One by one they marched into the cathedral, and one by one they left.
“It was very emotional,” said Joss Lucas. “We felt very privileged that the Queen was here, and we could actually be here to see her. It’s historic.
Her friend Sharon Duncan agreed. “It was lovely, so quiet and peaceful.”
The couple were among thousands who passed Queen Elizabeth’s coffin as it lay in St Giles Cathedral on Edinburgh’s Royal Mile, where more than 26,000 people paid their respects on Monday and Tuesday.
Some stayed six hours for the chance to do so; others, like Lucas and Duncan, were lucky, timing their arrival early in the morning when there was “no queuing – we were just walking straight.”
Inside the cathedral, the royal coffin sat on a draped catafalque of the Royal Standard for Scotland, with the Crown of Scotland at its head.
“He was right there, sitting on the casket,” Liz Provan said. “The next time we see this, it will be in a case. It touched me more than anything.
“I just stood up and looked at him and thought, this is the last time we’re going to see him around her. I’m no royalist, but I love the queen, mate.
Although the Royal Mile was quiet early in the morning – at times it felt like there were more yellow-jacketed police and security personnel than members of the public – many lingered near the cathedral after its departure, and some affixed bouquets of flowers on the security barriers.
There was a brief flurry of excitement as members of the Royal Company of Archers – who act as the monarch’s bodyguard in Scotland – relieved their colleagues inside the cathedral, eagle feathers in their caps and the long bows they wear catching the attention of those watching.
“They’re great, aren’t they, with bows and arrows,” Duncan said. “I’m so glad she died in Scotland – to think it would all have been in London otherwise. It helps the union. Scotland looked good in the cover.
This point has been raised by others; the feeling was that the Queen’s death in Scotland gave the country the opportunity to put its best foot forward and, in recent days at least, it has been pro-union rather than pro-independence voices that have spoken most strong .
Originally from Sri Lanka but now living in Scotland, Ranjan De Silva remembers being taken to see the Queen as a child and felt privileged to be able to see her coffin in Edinburgh.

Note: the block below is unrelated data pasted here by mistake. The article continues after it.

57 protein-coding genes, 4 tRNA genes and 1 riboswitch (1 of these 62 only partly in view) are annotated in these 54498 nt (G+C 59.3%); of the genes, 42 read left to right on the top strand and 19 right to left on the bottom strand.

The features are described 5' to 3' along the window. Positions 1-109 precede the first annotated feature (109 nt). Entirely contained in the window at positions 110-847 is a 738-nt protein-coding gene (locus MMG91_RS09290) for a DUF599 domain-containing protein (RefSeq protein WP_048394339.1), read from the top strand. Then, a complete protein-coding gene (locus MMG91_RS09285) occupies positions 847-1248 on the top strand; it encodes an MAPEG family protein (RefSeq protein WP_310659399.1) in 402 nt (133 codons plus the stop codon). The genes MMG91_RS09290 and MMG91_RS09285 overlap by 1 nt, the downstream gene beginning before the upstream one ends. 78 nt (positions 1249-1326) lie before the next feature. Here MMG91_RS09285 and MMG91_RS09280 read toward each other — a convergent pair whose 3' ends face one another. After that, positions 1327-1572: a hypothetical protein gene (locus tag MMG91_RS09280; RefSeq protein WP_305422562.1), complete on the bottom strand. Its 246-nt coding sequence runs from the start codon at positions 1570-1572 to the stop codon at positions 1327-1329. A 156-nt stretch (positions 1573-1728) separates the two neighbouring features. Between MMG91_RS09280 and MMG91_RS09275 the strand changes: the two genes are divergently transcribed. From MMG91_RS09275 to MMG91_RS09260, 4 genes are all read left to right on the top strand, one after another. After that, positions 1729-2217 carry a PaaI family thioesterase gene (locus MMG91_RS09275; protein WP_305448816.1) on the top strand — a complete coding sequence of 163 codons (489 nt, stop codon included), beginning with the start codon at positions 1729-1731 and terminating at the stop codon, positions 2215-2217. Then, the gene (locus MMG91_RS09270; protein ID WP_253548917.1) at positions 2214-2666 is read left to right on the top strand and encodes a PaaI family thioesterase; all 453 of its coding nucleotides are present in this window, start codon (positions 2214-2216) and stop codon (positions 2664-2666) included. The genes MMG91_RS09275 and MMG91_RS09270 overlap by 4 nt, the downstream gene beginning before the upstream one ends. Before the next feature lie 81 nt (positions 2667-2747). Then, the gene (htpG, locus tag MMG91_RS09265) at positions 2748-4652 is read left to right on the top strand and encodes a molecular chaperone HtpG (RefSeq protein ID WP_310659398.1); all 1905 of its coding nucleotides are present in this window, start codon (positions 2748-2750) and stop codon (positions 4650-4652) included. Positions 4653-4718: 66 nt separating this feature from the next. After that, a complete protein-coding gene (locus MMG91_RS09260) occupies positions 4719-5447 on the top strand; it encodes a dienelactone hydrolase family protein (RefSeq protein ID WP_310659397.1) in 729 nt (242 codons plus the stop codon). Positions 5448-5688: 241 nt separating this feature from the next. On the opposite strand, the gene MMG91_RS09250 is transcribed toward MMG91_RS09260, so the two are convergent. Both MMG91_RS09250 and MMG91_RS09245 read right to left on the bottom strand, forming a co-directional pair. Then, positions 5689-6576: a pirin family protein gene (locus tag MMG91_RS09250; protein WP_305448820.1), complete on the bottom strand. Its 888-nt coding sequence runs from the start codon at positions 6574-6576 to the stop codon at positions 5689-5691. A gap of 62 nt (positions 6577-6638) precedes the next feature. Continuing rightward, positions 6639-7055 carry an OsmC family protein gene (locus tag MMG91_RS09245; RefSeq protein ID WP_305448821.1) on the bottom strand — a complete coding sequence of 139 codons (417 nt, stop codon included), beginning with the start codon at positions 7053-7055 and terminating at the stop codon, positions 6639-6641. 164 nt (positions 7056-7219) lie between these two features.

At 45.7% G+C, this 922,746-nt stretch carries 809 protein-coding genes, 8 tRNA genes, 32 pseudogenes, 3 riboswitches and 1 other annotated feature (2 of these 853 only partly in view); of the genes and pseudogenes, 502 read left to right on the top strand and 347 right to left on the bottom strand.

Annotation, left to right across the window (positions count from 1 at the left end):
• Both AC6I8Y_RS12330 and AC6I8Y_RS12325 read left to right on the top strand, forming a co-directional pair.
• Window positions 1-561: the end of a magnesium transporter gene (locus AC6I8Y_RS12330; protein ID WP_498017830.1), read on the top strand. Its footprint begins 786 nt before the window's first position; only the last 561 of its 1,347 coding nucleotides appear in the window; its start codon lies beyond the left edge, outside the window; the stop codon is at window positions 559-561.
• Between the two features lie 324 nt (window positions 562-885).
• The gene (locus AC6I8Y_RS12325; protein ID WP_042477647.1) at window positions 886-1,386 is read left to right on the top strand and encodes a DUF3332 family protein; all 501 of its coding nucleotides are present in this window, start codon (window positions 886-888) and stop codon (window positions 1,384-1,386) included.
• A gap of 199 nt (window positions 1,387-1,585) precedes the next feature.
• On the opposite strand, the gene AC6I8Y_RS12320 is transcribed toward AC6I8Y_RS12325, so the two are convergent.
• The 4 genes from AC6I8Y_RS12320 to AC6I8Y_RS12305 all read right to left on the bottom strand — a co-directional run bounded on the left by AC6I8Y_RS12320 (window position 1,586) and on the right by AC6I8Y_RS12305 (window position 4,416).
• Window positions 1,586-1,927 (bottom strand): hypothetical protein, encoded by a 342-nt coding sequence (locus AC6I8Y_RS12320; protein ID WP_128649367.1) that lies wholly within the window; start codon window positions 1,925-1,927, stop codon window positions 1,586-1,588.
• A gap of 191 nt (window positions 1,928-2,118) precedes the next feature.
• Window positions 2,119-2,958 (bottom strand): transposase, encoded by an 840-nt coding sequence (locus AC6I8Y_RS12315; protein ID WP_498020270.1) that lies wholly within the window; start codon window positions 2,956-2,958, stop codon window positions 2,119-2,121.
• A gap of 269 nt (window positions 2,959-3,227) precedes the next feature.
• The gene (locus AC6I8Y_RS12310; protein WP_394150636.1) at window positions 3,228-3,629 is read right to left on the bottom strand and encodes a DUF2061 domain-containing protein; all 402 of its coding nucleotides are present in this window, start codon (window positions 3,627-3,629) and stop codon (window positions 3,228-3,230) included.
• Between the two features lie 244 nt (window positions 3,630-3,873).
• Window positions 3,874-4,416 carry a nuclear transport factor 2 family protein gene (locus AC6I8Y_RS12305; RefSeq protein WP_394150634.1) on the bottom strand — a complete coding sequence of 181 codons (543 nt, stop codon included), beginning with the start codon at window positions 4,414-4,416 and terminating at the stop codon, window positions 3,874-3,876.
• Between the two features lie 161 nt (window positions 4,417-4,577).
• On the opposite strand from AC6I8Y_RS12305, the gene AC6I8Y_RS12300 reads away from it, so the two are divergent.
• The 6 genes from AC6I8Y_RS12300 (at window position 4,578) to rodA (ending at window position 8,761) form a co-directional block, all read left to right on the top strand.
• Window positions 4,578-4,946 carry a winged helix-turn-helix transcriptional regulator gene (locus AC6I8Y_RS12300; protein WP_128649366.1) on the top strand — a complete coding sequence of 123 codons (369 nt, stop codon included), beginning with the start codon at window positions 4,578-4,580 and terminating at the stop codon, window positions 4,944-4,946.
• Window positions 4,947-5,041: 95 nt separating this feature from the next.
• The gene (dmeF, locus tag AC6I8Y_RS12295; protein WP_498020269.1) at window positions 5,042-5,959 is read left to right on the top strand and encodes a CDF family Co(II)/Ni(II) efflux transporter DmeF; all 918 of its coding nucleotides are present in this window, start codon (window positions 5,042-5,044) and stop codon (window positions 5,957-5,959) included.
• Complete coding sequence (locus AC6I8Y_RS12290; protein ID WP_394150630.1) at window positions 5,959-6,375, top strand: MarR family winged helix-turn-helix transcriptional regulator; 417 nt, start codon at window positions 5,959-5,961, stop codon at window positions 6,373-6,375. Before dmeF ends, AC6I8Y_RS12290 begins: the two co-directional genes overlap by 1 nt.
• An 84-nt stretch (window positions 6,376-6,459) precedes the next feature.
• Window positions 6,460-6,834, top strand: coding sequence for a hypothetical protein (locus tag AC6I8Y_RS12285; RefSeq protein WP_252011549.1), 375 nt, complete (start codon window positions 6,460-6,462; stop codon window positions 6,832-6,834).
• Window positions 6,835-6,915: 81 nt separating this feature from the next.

“I have absolute respect for her – she has done a tremendous service to the country, the world and the Commonwealth, and her legacy is everything. I think people realize, in fact, that the unity of these four country [in the United Kingdom] is all…why would we need independence? »
As the hours ticked away until the Queen of Scotland’s final departure on Tuesday evening, others in Edinburgh were already looking ahead.
At the University of Edinburgh, it’s ‘welcome week’, and freshmen – and the parents dropping them off – found themselves in the middle of royal ceremonies.
While they – and local residents – have complained about road closures that have made it difficult to get to work or school – “it messed up the buses, I had a 20 minute diversion to get to work” – there is also “surprise” at the “respect” shown for the Queen.
“I thought the Scots would be, ‘oh, the monarchy, it’s an English thing’, but there was none of that,” one student said.
“It’s not just old people going to see it, it’s even very young children – I think it’s pretty good that it’s transcended that age group,” another said.
It remains to be seen whether Scotland’s central place in the ceremonies marking the Queen’s death will have any lasting impact – particularly on the issue of Scottish independence – as will the monarchy’s relationship with the country under King Charles III.
“The number of people going to see the body shows how pro-royal and conservative Edinburgh is,” said Paul Darroch. “It would be different in Glasgow, which is a poorer city. That doesn’t give me much hope for [securing] independence.”
“I understand that she was a mother and a grandmother and it’s sad,” says Angela Gutierrez, “but that doesn’t take away all the bad things [about the monarchy]. Nothing will change. She was a massive figure for the country and the world, but you can’t forget Britain’s past of empire and colonialism.